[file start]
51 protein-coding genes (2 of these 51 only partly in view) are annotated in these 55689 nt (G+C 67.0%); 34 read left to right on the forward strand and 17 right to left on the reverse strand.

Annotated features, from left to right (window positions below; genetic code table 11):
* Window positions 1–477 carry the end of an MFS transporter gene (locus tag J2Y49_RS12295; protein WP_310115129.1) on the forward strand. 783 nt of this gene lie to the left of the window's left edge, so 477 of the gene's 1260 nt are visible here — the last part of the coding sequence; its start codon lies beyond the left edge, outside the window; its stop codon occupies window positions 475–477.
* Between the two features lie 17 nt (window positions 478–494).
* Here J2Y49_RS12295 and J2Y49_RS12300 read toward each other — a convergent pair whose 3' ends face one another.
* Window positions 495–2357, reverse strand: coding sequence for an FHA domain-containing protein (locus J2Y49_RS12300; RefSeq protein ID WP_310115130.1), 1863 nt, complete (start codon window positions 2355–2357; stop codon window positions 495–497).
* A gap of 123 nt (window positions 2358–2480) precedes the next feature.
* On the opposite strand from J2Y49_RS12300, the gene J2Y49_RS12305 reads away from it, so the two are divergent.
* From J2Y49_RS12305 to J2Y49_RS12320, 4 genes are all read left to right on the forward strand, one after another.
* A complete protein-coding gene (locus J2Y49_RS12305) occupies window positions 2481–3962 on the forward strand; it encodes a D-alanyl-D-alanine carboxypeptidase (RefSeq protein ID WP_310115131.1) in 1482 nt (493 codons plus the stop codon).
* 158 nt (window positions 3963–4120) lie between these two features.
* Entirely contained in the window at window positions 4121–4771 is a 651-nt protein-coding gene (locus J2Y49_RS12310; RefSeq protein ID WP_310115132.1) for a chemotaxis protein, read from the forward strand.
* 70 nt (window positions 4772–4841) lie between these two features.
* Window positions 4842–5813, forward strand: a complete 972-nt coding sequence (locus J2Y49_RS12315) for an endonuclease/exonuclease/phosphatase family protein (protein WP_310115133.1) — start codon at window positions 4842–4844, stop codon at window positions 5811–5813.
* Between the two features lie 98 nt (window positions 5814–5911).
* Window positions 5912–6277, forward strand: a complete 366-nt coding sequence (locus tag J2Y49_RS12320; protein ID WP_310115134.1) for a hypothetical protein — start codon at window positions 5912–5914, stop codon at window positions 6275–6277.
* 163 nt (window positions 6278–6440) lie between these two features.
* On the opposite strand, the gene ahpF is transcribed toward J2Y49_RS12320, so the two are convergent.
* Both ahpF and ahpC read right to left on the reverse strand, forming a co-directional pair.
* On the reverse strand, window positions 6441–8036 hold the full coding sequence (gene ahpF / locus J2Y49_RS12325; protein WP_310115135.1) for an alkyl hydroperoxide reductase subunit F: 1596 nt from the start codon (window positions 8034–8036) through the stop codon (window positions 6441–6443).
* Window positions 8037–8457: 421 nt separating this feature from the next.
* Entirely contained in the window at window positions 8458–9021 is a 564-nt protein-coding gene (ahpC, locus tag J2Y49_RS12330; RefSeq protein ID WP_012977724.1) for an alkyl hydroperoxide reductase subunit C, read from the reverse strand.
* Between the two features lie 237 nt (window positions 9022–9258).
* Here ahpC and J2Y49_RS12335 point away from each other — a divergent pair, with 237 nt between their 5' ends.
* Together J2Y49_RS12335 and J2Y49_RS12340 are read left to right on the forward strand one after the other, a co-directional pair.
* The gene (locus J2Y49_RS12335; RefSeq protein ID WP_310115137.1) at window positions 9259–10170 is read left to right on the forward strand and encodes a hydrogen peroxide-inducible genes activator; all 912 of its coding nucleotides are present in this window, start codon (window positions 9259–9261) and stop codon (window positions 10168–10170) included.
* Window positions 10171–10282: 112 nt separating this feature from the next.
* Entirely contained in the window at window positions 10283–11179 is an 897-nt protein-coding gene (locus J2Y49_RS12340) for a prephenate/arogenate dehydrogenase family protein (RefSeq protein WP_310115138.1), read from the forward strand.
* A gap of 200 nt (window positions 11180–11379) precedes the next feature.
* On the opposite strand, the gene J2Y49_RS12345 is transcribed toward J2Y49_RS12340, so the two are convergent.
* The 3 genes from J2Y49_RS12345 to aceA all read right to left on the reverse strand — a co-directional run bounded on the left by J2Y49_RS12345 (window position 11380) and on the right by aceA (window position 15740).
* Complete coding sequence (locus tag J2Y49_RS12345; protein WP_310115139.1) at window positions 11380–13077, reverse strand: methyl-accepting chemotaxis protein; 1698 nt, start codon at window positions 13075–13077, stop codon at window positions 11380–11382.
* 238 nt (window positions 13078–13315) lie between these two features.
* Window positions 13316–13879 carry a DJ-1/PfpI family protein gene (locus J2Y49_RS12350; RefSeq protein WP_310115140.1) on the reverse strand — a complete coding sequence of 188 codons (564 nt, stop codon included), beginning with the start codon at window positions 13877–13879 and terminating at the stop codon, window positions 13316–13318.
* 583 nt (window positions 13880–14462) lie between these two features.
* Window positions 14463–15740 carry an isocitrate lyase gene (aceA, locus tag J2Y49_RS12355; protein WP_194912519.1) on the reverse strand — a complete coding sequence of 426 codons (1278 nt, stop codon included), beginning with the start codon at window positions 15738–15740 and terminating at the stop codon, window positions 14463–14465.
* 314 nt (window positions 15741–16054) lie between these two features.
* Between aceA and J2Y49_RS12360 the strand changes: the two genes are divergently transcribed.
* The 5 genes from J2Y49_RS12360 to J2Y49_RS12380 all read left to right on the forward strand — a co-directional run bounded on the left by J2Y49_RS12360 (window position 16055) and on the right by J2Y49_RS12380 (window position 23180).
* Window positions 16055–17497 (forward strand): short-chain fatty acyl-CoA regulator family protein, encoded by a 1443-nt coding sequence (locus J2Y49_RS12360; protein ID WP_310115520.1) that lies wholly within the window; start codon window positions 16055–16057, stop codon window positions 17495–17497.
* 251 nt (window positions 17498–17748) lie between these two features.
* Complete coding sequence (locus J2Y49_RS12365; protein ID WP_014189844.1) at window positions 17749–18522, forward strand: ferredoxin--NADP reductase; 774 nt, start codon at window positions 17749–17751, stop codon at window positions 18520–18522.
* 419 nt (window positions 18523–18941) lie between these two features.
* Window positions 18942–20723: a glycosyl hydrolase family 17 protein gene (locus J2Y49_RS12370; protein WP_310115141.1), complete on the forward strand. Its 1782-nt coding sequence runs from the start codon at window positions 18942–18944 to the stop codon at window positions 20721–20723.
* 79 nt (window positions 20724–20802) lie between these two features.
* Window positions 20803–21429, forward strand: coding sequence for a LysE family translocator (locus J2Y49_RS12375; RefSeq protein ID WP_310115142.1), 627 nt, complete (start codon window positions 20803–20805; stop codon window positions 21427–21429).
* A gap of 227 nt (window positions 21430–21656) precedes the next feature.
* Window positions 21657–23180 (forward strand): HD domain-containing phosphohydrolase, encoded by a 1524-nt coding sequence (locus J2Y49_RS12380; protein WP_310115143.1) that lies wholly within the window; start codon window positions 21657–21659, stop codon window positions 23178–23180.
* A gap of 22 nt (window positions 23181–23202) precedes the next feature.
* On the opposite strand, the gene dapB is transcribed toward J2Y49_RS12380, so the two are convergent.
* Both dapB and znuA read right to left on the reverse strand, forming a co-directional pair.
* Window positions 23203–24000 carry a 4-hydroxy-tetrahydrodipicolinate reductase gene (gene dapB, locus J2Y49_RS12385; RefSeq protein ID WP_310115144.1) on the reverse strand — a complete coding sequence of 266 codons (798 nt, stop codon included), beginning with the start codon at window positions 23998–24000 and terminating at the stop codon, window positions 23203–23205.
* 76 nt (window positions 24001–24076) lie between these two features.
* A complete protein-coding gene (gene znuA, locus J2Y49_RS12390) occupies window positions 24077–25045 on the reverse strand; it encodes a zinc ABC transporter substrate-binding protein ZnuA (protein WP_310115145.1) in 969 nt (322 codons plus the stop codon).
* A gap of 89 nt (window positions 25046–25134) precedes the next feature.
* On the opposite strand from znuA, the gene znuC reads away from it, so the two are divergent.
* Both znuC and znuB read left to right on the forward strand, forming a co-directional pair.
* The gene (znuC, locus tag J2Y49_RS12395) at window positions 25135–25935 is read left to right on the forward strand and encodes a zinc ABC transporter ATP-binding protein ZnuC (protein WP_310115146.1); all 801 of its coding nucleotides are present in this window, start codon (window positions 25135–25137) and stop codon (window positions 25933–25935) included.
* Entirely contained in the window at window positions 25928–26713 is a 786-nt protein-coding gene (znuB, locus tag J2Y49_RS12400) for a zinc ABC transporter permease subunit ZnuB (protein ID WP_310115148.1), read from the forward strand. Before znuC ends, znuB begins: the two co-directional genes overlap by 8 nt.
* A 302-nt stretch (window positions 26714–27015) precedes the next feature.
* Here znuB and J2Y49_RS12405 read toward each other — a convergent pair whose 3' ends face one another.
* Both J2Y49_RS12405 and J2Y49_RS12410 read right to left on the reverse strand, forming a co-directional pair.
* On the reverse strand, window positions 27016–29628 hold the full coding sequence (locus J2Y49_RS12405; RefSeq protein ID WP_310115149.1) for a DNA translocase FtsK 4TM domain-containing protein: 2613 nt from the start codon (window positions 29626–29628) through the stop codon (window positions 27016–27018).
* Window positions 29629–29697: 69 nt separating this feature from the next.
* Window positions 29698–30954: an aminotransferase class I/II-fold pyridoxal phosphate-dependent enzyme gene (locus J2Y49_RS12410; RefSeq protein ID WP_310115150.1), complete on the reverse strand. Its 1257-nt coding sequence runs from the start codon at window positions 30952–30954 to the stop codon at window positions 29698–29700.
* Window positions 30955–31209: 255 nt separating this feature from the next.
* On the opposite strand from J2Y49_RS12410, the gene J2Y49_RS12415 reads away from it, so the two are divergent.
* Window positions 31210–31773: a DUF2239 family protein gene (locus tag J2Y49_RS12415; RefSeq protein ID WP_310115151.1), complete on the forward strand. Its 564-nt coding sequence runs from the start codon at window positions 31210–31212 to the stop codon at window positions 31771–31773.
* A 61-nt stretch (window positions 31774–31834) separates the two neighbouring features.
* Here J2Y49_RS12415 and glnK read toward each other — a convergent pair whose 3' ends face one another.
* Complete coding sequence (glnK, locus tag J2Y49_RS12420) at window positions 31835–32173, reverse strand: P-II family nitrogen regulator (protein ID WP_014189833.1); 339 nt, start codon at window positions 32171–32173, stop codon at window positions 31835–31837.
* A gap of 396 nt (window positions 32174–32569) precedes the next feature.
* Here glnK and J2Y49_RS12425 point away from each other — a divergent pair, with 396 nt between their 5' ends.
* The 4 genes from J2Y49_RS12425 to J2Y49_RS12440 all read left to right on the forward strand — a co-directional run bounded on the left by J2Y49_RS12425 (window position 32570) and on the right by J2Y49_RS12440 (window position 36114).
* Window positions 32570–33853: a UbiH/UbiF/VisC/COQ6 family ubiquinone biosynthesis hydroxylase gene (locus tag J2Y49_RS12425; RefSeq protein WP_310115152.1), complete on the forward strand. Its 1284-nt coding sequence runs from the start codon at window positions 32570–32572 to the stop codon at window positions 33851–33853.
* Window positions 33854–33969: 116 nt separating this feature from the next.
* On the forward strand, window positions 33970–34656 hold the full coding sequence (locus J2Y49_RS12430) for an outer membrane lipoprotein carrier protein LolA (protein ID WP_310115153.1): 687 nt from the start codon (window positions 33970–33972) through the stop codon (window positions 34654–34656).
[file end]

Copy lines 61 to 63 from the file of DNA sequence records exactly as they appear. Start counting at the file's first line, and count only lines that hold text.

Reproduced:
* Here znuB and J2Y49_RS12405 read toward each other — a convergent pair whose 3' ends face one another.
* Both J2Y49_RS12405 and J2Y49_RS12410 read right to left on the reverse strand, forming a co-directional pair.
* On the reverse strand, window positions 27016–29628 hold the full coding sequence (locus J2Y49_RS12405; RefSeq protein ID WP_310115149.1) for a DNA translocase FtsK 4TM domain-containing protein: 2613 nt from the start codon (window positions 29626–29628) through the stop codon (window positions 27016–27018).